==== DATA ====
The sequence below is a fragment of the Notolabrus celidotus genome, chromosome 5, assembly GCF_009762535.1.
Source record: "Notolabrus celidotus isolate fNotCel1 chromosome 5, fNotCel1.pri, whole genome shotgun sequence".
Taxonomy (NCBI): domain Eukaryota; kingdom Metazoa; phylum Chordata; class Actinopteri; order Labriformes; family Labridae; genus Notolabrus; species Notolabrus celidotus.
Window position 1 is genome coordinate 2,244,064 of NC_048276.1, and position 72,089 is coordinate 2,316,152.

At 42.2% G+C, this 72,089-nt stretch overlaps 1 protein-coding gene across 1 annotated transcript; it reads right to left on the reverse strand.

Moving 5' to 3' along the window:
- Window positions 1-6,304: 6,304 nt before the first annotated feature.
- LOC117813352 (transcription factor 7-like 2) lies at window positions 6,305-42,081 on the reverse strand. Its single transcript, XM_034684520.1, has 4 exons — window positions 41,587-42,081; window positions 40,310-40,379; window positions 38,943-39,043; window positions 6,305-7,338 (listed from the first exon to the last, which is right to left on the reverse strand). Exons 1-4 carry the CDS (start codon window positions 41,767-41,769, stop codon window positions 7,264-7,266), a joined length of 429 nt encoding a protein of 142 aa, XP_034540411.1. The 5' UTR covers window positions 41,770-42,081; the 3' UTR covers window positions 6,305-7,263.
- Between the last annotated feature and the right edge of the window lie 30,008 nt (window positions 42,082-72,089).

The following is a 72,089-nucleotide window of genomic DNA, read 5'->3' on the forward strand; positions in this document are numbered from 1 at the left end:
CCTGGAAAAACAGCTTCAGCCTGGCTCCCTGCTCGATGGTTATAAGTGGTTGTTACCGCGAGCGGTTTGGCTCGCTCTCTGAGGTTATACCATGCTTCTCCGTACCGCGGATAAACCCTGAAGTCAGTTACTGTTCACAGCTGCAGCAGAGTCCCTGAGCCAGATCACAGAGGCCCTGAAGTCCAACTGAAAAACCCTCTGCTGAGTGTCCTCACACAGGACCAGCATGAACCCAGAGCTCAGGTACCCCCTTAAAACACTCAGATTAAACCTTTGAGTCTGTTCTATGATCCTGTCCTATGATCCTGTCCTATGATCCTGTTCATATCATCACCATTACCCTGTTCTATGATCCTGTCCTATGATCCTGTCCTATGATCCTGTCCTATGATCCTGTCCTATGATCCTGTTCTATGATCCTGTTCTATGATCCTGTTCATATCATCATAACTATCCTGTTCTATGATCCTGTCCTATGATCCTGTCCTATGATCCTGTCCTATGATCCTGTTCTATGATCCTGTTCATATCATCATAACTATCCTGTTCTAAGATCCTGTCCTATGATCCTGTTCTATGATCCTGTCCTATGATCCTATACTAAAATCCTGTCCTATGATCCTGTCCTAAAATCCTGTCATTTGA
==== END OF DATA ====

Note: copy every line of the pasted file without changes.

The sequence below is a fragment of the Notolabrus celidotus genome, chromosome 5, assembly GCF_009762535.1.
Source record: "Notolabrus celidotus isolate fNotCel1 chromosome 5, fNotCel1.pri, whole genome shotgun sequence".
Taxonomy (NCBI): domain Eukaryota; kingdom Metazoa; phylum Chordata; class Actinopteri; order Labriformes; family Labridae; genus Notolabrus; species Notolabrus celidotus.
Window position 1 is genome coordinate 2,244,064 of NC_048276.1, and position 72,089 is coordinate 2,316,152.

At 42.2% G+C, this 72,089-nt stretch overlaps 1 protein-coding gene across 1 annotated transcript; it reads right to left on the reverse strand.

Moving 5' to 3' along the window:
- Window positions 1-6,304: 6,304 nt before the first annotated feature.
- LOC117813352 (transcription factor 7-like 2) lies at window positions 6,305-42,081 on the reverse strand. Its single transcript, XM_034684520.1, has 4 exons — window positions 41,587-42,081; window positions 40,310-40,379; window positions 38,943-39,043; window positions 6,305-7,338 (listed from the first exon to the last, which is right to left on the reverse strand). Exons 1-4 carry the CDS (start codon window positions 41,767-41,769, stop codon window positions 7,264-7,266), a joined length of 429 nt encoding a protein of 142 aa, XP_034540411.1. The 5' UTR covers window positions 41,770-42,081; the 3' UTR covers window positions 6,305-7,263.
- Between the last annotated feature and the right edge of the window lie 30,008 nt (window positions 42,082-72,089).

The following is a 72,089-nucleotide window of genomic DNA, read 5'->3' on the forward strand; positions in this document are numbered from 1 at the left end:
CCTGGAAAAACAGCTTCAGCCTGGCTCCCTGCTCGATGGTTATAAGTGGTTGTTACCGCGAGCGGTTTGGCTCGCTCTCTGAGGTTATACCATGCTTCTCCGTACCGCGGATAAACCCTGAAGTCAGTTACTGTTCACAGCTGCAGCAGAGTCCCTGAGCCAGATCACAGAGGCCCTGAAGTCCAACTGAAAAACCCTCTGCTGAGTGTCCTCACACAGGACCAGCATGAACCCAGAGCTCAGGTACCCCCTTAAAACACTCAGATTAAACCTTTGAGTCTGTTCTATGATCCTGTCCTATGATCCTGTCCTATGATCCTGTTCATATCATCACCATTACCCTGTTCTATGATCCTGTCCTATGATCCTGTCCTATGATCCTGTCCTATGATCCTGTCCTATGATCCTGTTCTATGATCCTGTTCTATGATCCTGTTCATATCATCATAACTATCCTGTTCTATGATCCTGTCCTATGATCCTGTCCTATGATCCTGTCCTATGATCCTGTTCTATGATCCTGTTCATATCATCATAACTATCCTGTTCTAAGATCCTGTCCTATGATCCTGTTCTATGATCCTGTCCTATGATCCTATACTAAAATCCTGTCCTATGATCCTGTCCTAAAATCCTGTCATTTGA